Picture of woman using a swab to clean her ears.

The American Academy of Otolaryngology-Head and Neck Surgery (AAO-HNS), your local hearing care professional, your grandmother and all the boxes of swabs in the drugstore agree: ear cleaning is unnecessary and ear cleaning with swabs is downright harmful. So follow the old saying: don’t put anything into your ear that is smaller than your elbow. These 5 compelling reasons should make you stop cleaning your ears for good:

1. Let Your Ears Clean Themselves as Nature Intended

Cerumen is the official, scientific term for ear wax. And while it may look disgusting, it’s actually a cleaning workhorse, especially formulated to protect your ears from environmental dust and debris that may try to get into your ear canals. Not only that, but without realizing it, you actually already help your ears clean themselves. As you talk, yawn or chew throughout the day, those actions gently move the soiled ear wax out of the ear canal. The only cleaning you need to do is to gently wash the expelled ear wax out of the opening during your shower.

When you try to use a swab, stick, key, fork, finger, chopstick or any other pointy object for ear wax removal, you actually reverse your ear’s cleaning process by pushing old ear wax back down into the canal where it can become impacted and cause hearing loss or infection.

2. The Health Benefits of Ear Wax

Although cerumen looks kinda gross, it’s actually an effective and therapeutic cleaning solution produced especially for your ears by special glands along the ear canal. In addition to effectively removing dust and crud out of your ear canal, this special ear wax formula guards your ears against viruses, bacteria, fungal infections. It can even repel insects! It also protects, moisturizes and lubricates the ear canal, keeping it healthy and supple.

Everybody’s ear wax recipe is determined by genetics, so no two people will have exactly the same type of ear wax. Nevertheless, ear wax is largely concocted out of long-chain fatty acids, enzymes, alcohols, cholesterol, sebum, sloughed off skin cells, and other chemicals in a balanced mixture that protects your ears. Healthy cerumen is also a little acidic—a feature that also discourages fungal and bacterial infection. Thank you ear wax fairies!

3. The Connection between Ear Cleaning and Hearing Loss

One of the reasons so many people walk around with some level of hearing loss without realizing it is actually aggressive ear wax removal. As you shove those swabs into your ear, old layers of ear wax get impacted further down into the ear canal, causing some hearing loss.

If you’re worried this may have happened to you, schedule an appointment with your hearing care professional for a hearing checkup to determine whether or not you have impacted ear wax that might be causing some amount of hearing loss. Impacted ear wax removal should only be done in the office and without any pointy objects like swabs.

To be fair, some people have ear wax production issues that need to be addressed with ear wax removal. Some people’s ears make cerumen that’s either too dry or too wet, so it doesn’t properly do its job. Some people make way too much ear wax while others don’t make enough. Even in these cases, however, you still need to avoid sticking swabs into your ears for ear wax removal. Call your hearing care professional if you’re worried about your ear wax.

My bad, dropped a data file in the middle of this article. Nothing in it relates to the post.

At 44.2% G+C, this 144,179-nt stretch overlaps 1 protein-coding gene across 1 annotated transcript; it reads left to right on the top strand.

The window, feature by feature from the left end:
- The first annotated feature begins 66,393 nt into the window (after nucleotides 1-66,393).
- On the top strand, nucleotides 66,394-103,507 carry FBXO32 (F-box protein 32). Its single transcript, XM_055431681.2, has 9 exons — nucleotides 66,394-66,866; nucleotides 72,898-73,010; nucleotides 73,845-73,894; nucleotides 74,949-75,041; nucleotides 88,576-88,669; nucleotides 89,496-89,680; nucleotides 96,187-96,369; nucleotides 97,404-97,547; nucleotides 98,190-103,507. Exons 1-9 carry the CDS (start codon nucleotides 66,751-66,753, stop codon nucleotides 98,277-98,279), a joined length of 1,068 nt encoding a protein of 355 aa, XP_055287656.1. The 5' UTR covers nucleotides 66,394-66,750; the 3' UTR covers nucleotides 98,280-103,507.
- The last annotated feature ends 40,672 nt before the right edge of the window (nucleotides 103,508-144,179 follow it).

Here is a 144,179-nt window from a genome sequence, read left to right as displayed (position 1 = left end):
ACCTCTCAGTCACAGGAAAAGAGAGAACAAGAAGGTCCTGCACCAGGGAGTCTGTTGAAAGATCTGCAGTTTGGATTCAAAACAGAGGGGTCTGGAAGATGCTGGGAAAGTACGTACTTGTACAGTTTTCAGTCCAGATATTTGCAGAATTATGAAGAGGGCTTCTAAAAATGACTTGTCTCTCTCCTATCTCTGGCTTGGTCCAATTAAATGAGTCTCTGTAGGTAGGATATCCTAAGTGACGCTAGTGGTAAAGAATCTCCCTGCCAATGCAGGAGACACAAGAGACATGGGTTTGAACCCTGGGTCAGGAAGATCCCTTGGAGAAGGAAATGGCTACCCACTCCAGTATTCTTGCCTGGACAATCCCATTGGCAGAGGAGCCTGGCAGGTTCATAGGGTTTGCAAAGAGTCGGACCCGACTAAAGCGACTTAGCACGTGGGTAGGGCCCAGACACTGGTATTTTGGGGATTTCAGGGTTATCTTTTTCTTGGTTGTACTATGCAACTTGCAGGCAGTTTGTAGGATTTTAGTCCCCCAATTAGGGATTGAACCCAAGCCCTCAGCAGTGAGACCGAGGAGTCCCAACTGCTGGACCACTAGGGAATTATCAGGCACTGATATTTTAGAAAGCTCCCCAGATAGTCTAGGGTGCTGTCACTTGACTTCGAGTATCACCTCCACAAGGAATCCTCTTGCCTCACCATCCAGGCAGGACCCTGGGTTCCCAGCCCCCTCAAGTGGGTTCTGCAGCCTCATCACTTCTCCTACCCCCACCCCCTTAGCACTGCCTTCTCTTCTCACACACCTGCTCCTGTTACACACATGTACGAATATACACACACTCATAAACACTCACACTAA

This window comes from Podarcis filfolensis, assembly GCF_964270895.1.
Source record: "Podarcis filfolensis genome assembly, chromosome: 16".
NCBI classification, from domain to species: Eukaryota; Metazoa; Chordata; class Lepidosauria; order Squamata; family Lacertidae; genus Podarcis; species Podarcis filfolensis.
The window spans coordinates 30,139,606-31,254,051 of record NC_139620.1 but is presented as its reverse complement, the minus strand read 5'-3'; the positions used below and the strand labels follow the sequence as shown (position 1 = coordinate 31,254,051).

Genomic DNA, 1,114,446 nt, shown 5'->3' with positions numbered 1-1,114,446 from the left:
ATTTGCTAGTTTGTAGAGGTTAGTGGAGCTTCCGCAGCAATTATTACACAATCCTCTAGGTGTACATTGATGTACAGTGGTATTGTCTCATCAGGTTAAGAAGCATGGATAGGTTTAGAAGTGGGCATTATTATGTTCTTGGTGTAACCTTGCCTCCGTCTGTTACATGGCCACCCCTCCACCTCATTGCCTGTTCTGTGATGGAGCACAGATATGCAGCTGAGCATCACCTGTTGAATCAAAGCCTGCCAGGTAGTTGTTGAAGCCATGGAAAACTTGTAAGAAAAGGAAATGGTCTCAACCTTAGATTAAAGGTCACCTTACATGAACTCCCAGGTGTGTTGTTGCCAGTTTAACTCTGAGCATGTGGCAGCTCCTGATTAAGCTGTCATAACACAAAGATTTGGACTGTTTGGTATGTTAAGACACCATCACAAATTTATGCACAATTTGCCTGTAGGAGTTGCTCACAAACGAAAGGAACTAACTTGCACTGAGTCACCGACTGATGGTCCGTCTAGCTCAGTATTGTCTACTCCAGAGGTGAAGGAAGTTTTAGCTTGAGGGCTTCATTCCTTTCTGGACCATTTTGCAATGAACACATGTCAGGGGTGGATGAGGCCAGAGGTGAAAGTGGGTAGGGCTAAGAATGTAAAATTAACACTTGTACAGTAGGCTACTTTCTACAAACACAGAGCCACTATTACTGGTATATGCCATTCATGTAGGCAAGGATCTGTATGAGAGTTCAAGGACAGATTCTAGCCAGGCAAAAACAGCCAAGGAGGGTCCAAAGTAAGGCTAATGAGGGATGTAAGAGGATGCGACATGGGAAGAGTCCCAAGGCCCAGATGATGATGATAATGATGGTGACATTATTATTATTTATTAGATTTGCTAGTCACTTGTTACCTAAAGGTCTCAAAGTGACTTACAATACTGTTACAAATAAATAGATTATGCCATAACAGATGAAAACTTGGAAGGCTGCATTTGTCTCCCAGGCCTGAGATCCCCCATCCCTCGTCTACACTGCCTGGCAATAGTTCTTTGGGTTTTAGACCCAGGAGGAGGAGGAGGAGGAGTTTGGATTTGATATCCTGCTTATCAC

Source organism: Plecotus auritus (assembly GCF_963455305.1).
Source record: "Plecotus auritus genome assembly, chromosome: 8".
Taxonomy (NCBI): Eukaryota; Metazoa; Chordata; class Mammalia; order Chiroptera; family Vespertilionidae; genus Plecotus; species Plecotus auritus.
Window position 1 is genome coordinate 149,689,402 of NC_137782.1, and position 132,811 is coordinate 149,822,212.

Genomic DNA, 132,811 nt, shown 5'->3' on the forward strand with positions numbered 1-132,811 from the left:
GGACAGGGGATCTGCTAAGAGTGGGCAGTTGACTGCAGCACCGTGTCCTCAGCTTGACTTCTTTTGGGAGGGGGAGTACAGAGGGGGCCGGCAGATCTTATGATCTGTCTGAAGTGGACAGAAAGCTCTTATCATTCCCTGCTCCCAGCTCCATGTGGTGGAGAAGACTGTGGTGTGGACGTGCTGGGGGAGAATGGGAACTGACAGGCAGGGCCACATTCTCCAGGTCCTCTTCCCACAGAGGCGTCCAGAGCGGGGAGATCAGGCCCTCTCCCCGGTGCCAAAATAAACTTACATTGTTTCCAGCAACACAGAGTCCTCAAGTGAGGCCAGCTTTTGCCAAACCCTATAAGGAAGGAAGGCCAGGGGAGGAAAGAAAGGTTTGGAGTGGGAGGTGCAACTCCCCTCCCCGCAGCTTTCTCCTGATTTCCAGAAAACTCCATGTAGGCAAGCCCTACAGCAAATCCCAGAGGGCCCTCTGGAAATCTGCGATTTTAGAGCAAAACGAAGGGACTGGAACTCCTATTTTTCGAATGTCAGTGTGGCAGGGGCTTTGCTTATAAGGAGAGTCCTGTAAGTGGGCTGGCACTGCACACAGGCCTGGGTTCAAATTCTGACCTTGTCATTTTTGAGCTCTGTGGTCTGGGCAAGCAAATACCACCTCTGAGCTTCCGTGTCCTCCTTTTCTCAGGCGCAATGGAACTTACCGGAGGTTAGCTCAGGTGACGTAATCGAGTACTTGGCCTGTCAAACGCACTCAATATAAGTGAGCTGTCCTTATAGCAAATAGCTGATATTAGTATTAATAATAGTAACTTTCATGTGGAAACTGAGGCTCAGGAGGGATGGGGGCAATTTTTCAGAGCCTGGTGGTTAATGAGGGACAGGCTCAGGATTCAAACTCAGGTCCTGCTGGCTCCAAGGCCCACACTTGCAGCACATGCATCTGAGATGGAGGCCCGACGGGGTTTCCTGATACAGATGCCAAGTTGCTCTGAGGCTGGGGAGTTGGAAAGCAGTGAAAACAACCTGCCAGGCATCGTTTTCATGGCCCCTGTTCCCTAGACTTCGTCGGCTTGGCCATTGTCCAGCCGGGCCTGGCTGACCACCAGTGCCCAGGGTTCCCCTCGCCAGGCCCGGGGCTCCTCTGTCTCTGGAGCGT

A quick thought about hearing aids: If you wear hearing aids, you need to follow your hearing care professional’s hearing aid cleaning regimen and any ear washing regimen you’re instructed to follow. This will help preserve what natural hearing you still have while also keeping your hearing aids performing at their best.

4. Ear Injuries from Ear Cleaning

Nearly 12,500 American kids a year have to go to the doctor with ear wax removal injuries. Unfortunately, these injuries can negatively affect a child’s language and communication development if the ear cleaning injury results in hearing loss. The most common of these ear injuries include tympanic membrane tears (torn ear drum) or other small lacerations and cuts inside of the ear canal. Pass on what you have learned: never stick anything into your ear but your elbow (it’s cute when they try to stick their elbow in there).

And now, about ear candling for ear cleaning… just don’t. The person responsible for the idea of sticking a hollow cone into the ear and lighting it has been lost to history, which is just as well. It was never a good idea and can damage your hearing and cause other injuries too. Thousands of people experience ear candling injuries each year, and for what?

  • It’s been proven ineffective for ear cleaning and can actually make ear wax impaction worse.
  • It causes burn injuries to the face, ears, hair, etc. – even burns that go all the way to the ear drum and middle ear.
  • It’s also been known to puncture the ear drum.

So please – run away from ear candling.

5. A Gentle Wash is all Your Ears Need

All you need to do, really, is shower and wash your hair. Then just gently dab around your ears with a towel to sop up any excess water and you’re done. This will safely remove only the spent ear wax that your chewing, talking and yawning have evacuated from the ear canal.

Seriously – don’t pick up another swab! If not cleaning your ears the wrong way makes you feel awkward, or if you have any other concerns about ear wax impaction, ear injury or hearing loss, please schedule an appointment with your hearing care professional for an ear checkup today.

The site information is for educational and informational purposes only and does not constitute medical advice. To receive personalized advice or treatment, schedule an appointment.
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